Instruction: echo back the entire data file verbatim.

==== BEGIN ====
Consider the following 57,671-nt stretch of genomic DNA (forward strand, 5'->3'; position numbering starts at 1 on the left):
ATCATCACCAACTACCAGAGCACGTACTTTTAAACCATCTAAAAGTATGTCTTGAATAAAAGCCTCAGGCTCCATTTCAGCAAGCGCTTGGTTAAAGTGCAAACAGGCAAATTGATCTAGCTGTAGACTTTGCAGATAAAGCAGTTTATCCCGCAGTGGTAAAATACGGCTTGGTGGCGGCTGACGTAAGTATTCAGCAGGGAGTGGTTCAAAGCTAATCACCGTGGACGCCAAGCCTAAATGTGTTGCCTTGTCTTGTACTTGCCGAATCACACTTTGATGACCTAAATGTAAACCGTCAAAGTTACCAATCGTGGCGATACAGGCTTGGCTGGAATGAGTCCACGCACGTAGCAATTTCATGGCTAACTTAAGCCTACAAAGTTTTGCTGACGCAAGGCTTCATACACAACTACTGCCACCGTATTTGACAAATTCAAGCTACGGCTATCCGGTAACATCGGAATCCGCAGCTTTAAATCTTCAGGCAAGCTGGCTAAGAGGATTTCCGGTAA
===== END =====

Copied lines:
Consider the following 57,671-nt stretch of genomic DNA (forward strand, 5'->3'; position numbering starts at 1 on the left):
ATCATCACCAACTACCAGAGCACGTACTTTTAAACCATCTAAAAGTATGTCTTGAATAAAAGCCTCAGGCTCCATTTCAGCAAGCGCTTGGTTAAAGTGCAAACAGGCAAATTGATCTAGCTGTAGACTTTGCAGATAAAGCAGTTTATCCCGCAGTGGTAAAATACGGCTTGGTGGCGGCTGACGTAAGTATTCAGCAGGGAGTGGTTCAAAGCTAATCACCGTGGACGCCAAGCCTAAATGTGTTGCCTTGTCTTGTACTTGCCGAATCACACTTTGATGACCTAAATGTAAACCGTCAAAGTTACCAATCGTGGCGATACAGGCTTGGCTGGAATGAGTCCACGCACGTAGCAATTTCATGGCTAACTTAAGCCTACAAAGTTTTGCTGACGCAAGGCTTCATACACAACTACTGCCACCGTATTTGACAAATTCAAGCTACGGCTATCCGGTAACATCGGAATCCGCAGCTTTAAATCTTCAGGCAAGCTGGCTAAGAGGATTTCCGGTAA